Pure Color Genius: 1953 Bowman Baseball Cards
Beauty born from Competition
The Bowman Gum Company had been producing baseball cards consistently since 1948. Bowman felt that the market was secure from competition because of their contracts with the players. As a result, the Bowman issues evolved very slowly in design, content and size.
Bowman’ s lazy evolution of its bubble gum card came to a sudden end in the spring of 1952, when the Topps Company aggressively seized the opening and issued a competitive set of baseball cards. Bowman seemed caught completely by surprise and was shocked at how quickly the superior giant-sized 1952 Topps baseball cards snatched the majority of the baseball card market share.
Bowman was now forced to create a better card. The 1953 set was the Bowman’ s direct response to the 1952 Topps surprise attack and Bowman spared no expense. The 1953 Bowman cards would be bigger and roughly match the size of the Topps cards. Bowman also decided to use color photography on a baseball card for the first time.
The 1953 Bowman baseball cards were a great leap ahead in the evolution of baseball cards and demonstrated the benefits to the consumer of a competitive marketplace. The cards were now large enough to allow some unique color photos never seen before on a baseball card.
Without names on the card fronts, it is sometimes tough to determine who the player is in the photo. The 1953 Bowman set forces you to concentrate on the player’s face more so than any other set. As you go through the set, you find yourself turning over most of the cards, in order to verify the identity of the player. I was shocked on how many guys that I identified incorrectly. Once looking at the back of the card, it is impossible not to take a peek at his 1952 stats.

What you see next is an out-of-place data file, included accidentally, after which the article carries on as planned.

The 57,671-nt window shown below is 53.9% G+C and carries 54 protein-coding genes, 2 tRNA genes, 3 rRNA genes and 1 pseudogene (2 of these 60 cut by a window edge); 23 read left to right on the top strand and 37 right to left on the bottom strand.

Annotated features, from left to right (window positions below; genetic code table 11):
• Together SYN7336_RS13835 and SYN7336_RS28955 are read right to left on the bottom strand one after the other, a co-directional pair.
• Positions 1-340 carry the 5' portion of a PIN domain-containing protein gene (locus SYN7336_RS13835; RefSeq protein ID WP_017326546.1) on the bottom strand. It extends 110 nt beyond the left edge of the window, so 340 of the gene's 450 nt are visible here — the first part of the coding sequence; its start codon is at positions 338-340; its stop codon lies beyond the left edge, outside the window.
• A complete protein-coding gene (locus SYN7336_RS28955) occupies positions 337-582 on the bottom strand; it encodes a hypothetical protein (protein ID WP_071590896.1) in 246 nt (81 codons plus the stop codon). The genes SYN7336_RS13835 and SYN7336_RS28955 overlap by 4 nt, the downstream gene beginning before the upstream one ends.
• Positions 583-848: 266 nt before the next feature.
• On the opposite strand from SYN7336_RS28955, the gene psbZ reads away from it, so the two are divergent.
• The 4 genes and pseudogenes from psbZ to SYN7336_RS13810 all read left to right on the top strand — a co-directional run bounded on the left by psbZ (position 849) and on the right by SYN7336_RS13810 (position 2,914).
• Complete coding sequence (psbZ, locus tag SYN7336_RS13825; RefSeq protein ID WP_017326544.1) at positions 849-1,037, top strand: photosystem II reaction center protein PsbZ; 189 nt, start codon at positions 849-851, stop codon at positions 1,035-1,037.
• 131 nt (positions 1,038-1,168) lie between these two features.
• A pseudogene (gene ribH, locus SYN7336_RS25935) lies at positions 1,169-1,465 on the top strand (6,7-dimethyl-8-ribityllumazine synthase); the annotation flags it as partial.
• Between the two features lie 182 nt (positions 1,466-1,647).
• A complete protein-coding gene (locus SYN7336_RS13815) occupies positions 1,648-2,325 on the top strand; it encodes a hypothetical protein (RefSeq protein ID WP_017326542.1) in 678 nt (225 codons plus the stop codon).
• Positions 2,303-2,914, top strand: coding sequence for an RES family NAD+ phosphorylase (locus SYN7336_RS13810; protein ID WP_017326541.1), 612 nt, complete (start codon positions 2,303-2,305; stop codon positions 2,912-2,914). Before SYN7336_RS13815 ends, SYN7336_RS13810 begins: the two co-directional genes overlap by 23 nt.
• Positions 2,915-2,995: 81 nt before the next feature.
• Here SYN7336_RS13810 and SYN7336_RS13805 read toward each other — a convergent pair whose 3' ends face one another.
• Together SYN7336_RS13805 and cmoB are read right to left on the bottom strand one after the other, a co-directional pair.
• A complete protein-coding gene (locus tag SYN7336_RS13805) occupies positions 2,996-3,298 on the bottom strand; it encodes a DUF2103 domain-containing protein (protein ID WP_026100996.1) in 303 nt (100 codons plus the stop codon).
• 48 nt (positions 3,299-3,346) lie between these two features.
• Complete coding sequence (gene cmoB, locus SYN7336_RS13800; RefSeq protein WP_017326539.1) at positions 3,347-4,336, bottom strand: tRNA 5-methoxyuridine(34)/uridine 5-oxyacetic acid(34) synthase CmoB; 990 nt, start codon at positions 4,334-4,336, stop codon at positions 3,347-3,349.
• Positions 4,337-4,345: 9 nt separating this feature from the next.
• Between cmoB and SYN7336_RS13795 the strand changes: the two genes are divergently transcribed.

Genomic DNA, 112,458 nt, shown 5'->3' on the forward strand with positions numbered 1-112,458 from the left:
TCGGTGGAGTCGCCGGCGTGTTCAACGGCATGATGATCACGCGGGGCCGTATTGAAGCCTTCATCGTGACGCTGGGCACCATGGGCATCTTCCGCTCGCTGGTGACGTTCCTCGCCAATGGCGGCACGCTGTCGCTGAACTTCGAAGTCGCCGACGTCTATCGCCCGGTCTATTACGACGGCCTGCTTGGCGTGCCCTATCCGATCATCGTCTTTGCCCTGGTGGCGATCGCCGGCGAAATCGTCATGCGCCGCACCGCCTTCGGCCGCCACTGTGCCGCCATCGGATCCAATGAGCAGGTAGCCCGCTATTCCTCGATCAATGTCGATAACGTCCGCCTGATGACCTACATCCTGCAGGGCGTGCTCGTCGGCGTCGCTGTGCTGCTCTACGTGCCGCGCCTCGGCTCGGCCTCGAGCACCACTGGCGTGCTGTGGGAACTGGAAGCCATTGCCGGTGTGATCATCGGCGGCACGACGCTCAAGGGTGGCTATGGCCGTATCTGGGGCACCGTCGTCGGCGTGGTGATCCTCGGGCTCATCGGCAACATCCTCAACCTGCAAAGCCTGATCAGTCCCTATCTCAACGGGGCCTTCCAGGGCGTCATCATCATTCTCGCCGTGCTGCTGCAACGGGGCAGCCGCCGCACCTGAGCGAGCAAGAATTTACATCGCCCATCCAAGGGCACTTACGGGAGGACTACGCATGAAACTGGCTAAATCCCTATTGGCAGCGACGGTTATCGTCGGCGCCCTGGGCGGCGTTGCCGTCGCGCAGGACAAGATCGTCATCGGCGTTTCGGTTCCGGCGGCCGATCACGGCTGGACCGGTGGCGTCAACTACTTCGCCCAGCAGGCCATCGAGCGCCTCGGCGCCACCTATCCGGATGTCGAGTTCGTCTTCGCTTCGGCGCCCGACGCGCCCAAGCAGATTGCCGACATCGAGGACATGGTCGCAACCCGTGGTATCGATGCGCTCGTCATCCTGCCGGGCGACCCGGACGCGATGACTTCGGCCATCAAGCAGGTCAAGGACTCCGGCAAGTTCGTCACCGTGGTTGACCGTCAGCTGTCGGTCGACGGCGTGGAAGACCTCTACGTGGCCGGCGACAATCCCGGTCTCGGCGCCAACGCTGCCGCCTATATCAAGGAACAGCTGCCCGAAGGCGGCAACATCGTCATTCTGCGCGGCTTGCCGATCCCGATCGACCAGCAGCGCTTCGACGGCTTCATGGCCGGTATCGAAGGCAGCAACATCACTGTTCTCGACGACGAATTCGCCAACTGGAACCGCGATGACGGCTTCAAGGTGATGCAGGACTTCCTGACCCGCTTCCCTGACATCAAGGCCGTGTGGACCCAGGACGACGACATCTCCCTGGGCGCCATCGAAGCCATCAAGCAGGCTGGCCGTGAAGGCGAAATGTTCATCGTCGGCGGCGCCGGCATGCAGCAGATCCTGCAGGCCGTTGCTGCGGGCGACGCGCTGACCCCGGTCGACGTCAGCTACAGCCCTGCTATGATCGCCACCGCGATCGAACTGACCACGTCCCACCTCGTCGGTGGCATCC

1953 Bowman Innovations
The 1953 Bowman Baseball Cards feature the first multi-player cards and the first real action shot – card #33 Pee Wee Reese. Also unique about these cards is that Bowman did repeatedly reuse these images in the following years, as was the case of many of the Topps Cards of the 1950s and 1960s.
The 1953 set was Bowman's first issue to include player statistics on the backs of the cards. Bowman dropped the annoying advertising that they had used in previous issues and filled the card backs with information about the player. The card backs also had empty spaces below the player’s statistics so that kids could write in the player’s statistics for 1953. Thank goodness, that only a few of the kids took Bowman’s suggestion to deface the cards with handwritten numbers.
A Very Collectible Set
Even though, the 1953 Bowman Color Set has the most expensive common cards of any vintage set, the set is still very collectible. With only 160 cards to buy and no real short prints, the 1953 Bowman set is affordable. The 1953 Bowman set has no superstar rookie cards to drive up the price. Ted Williams, Willie Mays and Jackie Robinson are missing from the set, which keeps the complete set price lower than it would usually be.
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